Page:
Skin Spring Cleaning: 6 Bad Ingredients in Your Medicine Cabinet

Skin Spring Cleaning: 6 Bad Ingredients in Your Medicine Cabinet

When skin health, acne and other skin problems are talked about, the focus is on good ingredients and regimens. It is equally important to know what is not good for your skin too. After all, skin is the largest organ, and a very important one.  Some of these harmful ingredients used in topical products may actually get inside of your body.  This is especially important to know if you use certain products for an extended period of time.

 

If you already have skin problems, especially acnethese ingredients will further affect your skin health, making treating acne more difficult.

 

The 6 ingredients that you do NOT want in your skincare products

 

Parabens: This is a group of chemicals widely used as preservatives in the cosmetic and pharmaceutical industries. They have been linked to possible carcinogenicity, as well as an estrogenic effect from being exposed to the continued use of parabens as preservatives.

 

Phthalates (Dibutylphthalate): Already banned in Europe for their adverse effects, phthalates represent a truly toxic skin care category of ingredients, and have been classified as a "probable human carcinogen" by the EPA. They can cause severe allergic reaction, and are used to help skincare products to be absorbed into the skin.  These should truly be avoided at all costs.

Sodium Lauryl/Laureth Sulfate (also known as Sodium Lauryl Sulfate (SLS) or Sodium Laureth Sulfate (SLES)): The second most concentrated ingredient in shampoos, this is used in concrete floor cleaners, engine degreasers, car wash detergents, and just about every soap and shampoo on the market. In the same way as it dissolves the grease on car engines, it also dissolves the oils on your skin, which can cause a drying effect. In sufficient amounts, it is capable of changing the information in genetic material found in cells and damage the immune system, and can cause separation of skin layers and inflammation to the skin.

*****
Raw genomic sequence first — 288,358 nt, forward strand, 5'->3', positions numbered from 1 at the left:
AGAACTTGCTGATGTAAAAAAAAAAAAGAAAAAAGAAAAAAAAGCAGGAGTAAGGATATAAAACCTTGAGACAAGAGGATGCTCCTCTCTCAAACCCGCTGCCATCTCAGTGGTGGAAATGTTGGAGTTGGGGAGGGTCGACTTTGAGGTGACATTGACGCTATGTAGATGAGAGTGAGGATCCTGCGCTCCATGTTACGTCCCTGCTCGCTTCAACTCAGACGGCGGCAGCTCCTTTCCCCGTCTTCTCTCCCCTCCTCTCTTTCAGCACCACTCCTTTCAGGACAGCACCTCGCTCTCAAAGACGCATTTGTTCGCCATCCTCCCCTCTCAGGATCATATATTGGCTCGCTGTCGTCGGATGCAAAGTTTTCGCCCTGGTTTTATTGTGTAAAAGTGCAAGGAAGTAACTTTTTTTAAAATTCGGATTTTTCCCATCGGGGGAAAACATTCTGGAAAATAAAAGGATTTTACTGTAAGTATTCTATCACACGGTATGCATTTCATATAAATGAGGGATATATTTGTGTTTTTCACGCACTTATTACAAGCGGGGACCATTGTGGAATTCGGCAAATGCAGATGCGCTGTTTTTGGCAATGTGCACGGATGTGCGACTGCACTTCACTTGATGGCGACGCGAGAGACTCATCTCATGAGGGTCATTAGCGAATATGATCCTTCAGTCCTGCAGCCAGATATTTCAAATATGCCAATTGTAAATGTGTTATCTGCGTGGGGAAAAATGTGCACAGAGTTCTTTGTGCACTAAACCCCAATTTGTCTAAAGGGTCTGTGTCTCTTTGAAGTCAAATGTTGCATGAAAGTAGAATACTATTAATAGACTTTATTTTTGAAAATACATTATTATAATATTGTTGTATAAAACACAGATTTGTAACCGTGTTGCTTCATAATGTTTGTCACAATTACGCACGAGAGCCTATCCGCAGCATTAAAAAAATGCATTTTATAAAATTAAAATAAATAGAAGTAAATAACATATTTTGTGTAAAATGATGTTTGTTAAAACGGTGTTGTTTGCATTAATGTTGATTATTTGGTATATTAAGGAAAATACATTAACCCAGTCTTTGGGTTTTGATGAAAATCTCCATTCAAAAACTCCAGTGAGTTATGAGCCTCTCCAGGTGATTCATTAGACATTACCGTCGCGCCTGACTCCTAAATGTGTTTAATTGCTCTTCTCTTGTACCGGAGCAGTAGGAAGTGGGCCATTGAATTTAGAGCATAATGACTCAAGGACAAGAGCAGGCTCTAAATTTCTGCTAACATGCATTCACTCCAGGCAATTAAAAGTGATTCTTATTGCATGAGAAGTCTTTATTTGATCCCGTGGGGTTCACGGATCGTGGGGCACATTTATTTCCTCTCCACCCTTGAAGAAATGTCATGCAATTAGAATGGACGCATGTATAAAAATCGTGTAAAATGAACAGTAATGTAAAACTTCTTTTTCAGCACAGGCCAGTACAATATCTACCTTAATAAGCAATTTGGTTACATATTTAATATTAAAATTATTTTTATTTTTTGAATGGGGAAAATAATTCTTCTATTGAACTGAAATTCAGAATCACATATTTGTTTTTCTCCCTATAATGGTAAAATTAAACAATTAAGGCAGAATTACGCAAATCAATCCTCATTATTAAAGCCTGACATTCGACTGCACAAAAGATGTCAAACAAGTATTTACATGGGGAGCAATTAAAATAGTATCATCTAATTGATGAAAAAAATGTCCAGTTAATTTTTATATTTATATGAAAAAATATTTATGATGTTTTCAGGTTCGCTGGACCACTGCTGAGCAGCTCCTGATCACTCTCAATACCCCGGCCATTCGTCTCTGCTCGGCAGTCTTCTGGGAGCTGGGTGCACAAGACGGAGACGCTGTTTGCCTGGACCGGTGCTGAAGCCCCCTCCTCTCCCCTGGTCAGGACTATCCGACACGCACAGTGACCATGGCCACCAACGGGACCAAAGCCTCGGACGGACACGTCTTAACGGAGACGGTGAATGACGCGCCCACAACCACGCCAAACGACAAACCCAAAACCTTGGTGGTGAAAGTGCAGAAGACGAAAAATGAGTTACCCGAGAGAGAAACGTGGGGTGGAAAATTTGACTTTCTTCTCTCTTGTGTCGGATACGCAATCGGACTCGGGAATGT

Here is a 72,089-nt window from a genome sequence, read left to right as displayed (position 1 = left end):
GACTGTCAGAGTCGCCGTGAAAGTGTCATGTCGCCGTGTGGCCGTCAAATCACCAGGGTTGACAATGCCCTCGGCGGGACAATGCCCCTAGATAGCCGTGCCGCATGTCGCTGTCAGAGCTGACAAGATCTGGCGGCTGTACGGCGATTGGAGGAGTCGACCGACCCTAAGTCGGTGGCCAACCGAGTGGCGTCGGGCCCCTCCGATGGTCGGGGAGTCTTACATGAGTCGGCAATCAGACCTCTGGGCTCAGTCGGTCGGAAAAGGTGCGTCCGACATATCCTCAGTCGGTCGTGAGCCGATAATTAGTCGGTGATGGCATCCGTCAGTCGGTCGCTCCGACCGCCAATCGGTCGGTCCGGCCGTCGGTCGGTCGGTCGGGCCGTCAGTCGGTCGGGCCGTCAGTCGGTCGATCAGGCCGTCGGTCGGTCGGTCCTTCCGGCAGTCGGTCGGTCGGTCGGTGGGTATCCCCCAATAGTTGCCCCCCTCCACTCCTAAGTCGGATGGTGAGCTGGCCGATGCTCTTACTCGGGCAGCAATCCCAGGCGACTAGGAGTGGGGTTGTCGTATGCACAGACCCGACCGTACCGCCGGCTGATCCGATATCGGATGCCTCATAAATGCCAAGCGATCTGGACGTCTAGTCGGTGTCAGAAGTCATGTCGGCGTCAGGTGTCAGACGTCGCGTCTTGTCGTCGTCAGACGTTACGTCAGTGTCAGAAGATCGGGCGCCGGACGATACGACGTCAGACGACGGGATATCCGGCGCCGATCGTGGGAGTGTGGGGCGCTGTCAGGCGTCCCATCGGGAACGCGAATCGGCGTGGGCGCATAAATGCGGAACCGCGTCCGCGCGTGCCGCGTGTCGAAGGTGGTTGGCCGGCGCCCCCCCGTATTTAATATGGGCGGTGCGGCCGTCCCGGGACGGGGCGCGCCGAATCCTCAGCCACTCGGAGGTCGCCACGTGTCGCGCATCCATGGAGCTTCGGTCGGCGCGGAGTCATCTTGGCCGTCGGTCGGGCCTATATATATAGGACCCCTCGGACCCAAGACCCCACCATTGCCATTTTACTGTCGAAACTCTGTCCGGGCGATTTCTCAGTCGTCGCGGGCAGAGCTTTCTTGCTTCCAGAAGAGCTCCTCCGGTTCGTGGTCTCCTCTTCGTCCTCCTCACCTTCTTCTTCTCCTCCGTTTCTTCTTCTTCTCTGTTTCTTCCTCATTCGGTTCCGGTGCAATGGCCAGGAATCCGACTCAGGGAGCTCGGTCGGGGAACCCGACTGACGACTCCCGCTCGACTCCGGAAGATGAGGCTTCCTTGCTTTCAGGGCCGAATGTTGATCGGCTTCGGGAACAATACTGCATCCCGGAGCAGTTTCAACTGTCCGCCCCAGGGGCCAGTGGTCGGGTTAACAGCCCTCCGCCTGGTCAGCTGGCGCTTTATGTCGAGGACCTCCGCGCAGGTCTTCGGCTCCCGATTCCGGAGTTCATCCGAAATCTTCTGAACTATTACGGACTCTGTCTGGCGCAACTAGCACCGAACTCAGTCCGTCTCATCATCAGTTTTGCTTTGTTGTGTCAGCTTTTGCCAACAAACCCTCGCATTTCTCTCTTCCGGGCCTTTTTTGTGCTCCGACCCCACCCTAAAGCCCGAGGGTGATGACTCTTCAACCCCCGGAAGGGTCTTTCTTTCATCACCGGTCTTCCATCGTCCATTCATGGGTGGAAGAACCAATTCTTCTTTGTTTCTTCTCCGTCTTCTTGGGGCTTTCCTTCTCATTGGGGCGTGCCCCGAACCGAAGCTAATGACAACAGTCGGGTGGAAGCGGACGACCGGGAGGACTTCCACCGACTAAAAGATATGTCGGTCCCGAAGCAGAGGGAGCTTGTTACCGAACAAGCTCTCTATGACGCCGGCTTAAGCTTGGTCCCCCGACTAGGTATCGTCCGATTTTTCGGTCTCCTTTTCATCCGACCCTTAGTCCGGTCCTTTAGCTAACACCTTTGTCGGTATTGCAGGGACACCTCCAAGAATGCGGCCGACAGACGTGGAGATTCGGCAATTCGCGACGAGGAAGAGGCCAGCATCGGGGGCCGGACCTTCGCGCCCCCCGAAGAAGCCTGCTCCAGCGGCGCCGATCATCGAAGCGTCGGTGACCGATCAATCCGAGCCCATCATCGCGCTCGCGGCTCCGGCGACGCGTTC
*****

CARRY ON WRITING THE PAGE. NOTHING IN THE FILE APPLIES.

Petrochemicals:  Almost all skin care products contain synthetic substances that are petroleum (chemical) based - many of them are linked to adverse effects. Studies have found that oral and topical application of petrochemicals in rodents resulted in anemia, kidney degeneration, and nerve damage to the brain and spinal cord. Some synthetic colors, such as FD & C Blue No. 1, are suspected carcinogens.

Diazolidinyl Urea or Iodopropynyl Butylcarbamate: The label on your skincare product may not list "formaldehyde," but even these two ingredients break down and release formaldehyde (diazolidinyl urea (or 3-diol diazolidinyl urea) 2-bromo-2-nitropropane-1 (or bronopol) DMDM hydantoin). It has been banned in Europe after studies concluded that effects can result in being carcinogenic, allergic reactions and contact dermatitis; headaches; irritating mucous membranes; damaging to eyes; joint and chest pain; depression; headaches; fatigue; dizziness and immune dysfunction. Avoid!

Chemical Peeling Agents: Chemical and dermabrasion peels became the latest skincare fad - and as always with fads, the possibility for abuse can be high. Chemical Peels may dry and irritate the skin, and are generally not good for a number of skin types including those with open acne lesions. If you scar easily or tend to form keloids, you should probably consider these procedures as being risky. If you have a darker complexion, you may run the risk that this will result in streaking and uneven pigmentation.

If administrated to address a specific condition, under the supervision of, or by an acne expert, a peel may have some benefits. However, "do it yourself" kits and salon peels are risky. Get a second or third opinion from practitioners experienced in these procedures on patients with your type of skin before embarking on something you might regret.   

Topical steroids:If you have a mild rash or itch, or red inflamed pimple in the middle of your cheek, using an over-the-counter, low-strength cortisone cream or ointment to treat the symptoms for a few days is obviously ok. However, don't make it a regular habit! Topical steroids can actually CAUSE acne, and potentially thin your skin after continuous use. You definitely should not use a potent prescription-strength topical steroid on your face unless instructed by your doctor or dermatologist. Steroid-induced Rosacea and skin thinning are much more likely to occur with the high potency creams.

So what are your options?

If you really are dedicated to getting clear skin, stay with products that have wholesome ingredients with safety records and clear information on what ingredients are used and how it works.

 

 
 


Comments

No comments found
bbb online authorizenet paypalverified